Everything that could be tried to make Aboriginal behaviour more adaptive has been tried and has failed -- from paternalism to giving them maximum autonomy. You won't undo millennia of evolution just by wishing it. The only thing that has ever had much success is when the missionaries ran Aboriginal settlements. Aborigines are a very spiritual people so religion does influence them. But bringing the missionaries back would be impossible. So Aborigines will continue to violate our rules and will continue to be treated like other breakers of the rules -- often by imprisonment
They are locked up often because they often do wrong things. There is no other reason
The US might be the home of mass incarceration – and it is, with 5 per cent of the world's people, it has a quarter of the world's inmates – but America has nothing on Australia in its enthusiasm for disproportionately locking up black people.
Indigenous Australians are imprisoned at a rate 13 times that of other Australians, according to figures collated by the Productivity Commission. That's not 13 per cent higher, or twice as high, but 13 times the rate, 1300 per cent of the rate for the rest of the population. At any one time, over 2 per cent of the Indigenous population is locked up, which doesn't remotely compare with the figure for the rest of us.
The effect of that proportion of people out of one group over time is almost unfathomable, the disruption to the prisoners' lives, their futures, their families.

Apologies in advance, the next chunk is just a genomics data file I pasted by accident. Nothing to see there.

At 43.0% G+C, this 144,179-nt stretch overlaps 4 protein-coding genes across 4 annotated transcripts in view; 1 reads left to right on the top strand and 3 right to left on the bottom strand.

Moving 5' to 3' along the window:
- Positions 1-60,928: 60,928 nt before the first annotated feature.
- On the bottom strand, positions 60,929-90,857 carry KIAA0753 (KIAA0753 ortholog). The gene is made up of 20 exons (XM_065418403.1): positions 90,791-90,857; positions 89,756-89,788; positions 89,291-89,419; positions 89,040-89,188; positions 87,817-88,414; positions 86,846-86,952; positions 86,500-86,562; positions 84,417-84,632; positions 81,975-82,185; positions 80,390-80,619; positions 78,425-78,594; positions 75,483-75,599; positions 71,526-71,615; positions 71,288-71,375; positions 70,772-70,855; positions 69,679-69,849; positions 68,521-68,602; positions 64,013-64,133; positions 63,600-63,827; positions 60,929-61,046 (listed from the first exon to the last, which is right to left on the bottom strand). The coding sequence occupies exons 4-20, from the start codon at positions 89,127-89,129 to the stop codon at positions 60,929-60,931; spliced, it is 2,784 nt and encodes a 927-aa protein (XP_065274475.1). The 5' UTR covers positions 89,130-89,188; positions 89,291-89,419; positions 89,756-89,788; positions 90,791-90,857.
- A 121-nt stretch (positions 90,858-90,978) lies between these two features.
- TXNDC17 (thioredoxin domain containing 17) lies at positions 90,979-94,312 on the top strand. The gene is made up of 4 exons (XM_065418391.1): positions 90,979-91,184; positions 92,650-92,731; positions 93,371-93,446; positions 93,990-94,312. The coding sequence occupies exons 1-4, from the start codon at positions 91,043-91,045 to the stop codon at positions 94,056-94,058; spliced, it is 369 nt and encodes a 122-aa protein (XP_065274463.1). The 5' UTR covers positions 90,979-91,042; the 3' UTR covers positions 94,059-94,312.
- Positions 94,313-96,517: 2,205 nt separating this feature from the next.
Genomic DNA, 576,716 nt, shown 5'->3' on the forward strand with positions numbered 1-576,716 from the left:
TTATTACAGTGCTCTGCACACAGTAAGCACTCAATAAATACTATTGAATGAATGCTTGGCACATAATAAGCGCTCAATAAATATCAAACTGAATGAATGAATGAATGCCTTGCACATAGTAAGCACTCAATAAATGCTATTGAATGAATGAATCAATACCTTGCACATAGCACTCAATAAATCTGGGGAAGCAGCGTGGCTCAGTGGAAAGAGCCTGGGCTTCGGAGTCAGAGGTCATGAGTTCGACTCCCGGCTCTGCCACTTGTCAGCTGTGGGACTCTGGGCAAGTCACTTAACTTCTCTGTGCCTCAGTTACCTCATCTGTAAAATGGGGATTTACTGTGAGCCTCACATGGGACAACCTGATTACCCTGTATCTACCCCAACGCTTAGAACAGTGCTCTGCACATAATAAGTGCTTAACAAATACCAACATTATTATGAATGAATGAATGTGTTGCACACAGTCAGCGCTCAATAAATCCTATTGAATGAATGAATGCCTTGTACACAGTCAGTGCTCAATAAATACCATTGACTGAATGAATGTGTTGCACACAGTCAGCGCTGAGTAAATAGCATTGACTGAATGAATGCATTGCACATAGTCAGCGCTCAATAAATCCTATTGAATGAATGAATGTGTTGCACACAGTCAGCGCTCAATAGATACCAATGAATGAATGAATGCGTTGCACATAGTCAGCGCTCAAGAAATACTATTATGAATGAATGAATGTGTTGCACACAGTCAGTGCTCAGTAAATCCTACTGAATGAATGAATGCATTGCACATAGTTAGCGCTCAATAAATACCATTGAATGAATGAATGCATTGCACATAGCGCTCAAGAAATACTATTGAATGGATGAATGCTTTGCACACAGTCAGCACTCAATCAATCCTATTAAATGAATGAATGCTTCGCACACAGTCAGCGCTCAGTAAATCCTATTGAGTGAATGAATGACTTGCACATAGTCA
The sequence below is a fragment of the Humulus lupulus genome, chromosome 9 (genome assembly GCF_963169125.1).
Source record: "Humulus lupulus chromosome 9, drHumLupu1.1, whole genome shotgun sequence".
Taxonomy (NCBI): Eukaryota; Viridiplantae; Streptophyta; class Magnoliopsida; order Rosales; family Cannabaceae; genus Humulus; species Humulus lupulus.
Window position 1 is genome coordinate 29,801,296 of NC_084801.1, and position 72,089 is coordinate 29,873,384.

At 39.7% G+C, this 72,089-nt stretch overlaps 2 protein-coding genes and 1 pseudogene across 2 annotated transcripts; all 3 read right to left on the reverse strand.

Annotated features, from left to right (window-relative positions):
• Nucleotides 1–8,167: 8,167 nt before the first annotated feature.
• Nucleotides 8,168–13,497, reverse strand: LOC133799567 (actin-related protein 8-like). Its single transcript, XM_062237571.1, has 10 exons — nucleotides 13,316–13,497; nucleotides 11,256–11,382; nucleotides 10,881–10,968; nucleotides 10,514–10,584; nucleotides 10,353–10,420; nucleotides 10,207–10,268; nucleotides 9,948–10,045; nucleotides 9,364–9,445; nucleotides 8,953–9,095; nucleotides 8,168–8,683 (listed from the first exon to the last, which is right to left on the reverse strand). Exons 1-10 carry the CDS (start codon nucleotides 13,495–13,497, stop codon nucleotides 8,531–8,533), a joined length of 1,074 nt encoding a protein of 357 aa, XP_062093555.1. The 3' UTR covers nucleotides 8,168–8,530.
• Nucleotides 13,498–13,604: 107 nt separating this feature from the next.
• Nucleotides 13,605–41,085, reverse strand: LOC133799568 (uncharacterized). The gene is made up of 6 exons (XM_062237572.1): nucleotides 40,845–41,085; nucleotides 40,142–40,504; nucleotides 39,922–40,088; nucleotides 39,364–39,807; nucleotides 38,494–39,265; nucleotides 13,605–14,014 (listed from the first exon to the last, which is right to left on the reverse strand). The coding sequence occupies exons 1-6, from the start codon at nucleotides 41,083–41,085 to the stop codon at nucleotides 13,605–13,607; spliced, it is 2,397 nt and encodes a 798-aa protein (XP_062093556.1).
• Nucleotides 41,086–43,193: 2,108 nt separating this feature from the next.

It's not as if this is a new problem, but it's a rapidly deteriorating one. In 2000, the Indigenous imprisonment rate was merely 8 times as high. Those where the golden days.
So not only do we jail Indigenous people at a far higher rate than even the US imprisons black men, we're speeding things up, putting a greater proportion away. We're increasing this most self-defeating of gaps.
A particular point of Australian difference is our ability to do it harsher for children. For young people, who are meant to be locked up only as an absolute last resort, Indigenous children are jailed at a rate 24 times that of other children.
When Obama turns his attention to a justice system that seems anything but colour blind, the world listens. When Mick Gooda, the Aboriginal and Torres Strait Islander Commissioner, late last year proved Aboriginal incarceration to be every bit the catastrophe he labelled it, Australia scarcely rolled its eyes. Most didn't even notice.
His figures put the difference in rates at 15 times, and found the reoffending rate for children in detention – 58 per cent within 10 years – was higher than the proportion of children who stayed at school until year 12. "We do better at keeping Aboriginal people in prison than in school," Mr Gooda told the ABC.
If most of us continue to ignore this catastrophe, as the country seems determined to do, we will deepen this social disaster. Every year it gets worse, or merely stays the same, or only marginally improves, is another year squandering the potential of an enormous fraction of the Indigenous population and wasting hundreds of millions across the country on unnecessary incarceration.
The Productivity Commission called out four major factors contributing to this shameful reality – education, drugs, child neglect and employment. We need to fix all of them, but surely education is the low-hanging fruit.
Cutting education reforms, like the short-lived Gonski package, is one way to perpetuate the catastrophe. The absence of opportunity leads, for far too many, to the absence of anything but a life hurt by crime – as both victim and perpetrator.
Go to John Ray's Main academic menu
Go to Menu of longer writings
Go to John Ray's basic home page
Go to John Ray's pictorial Home Page
Go to Selected pictures from John Ray's blogs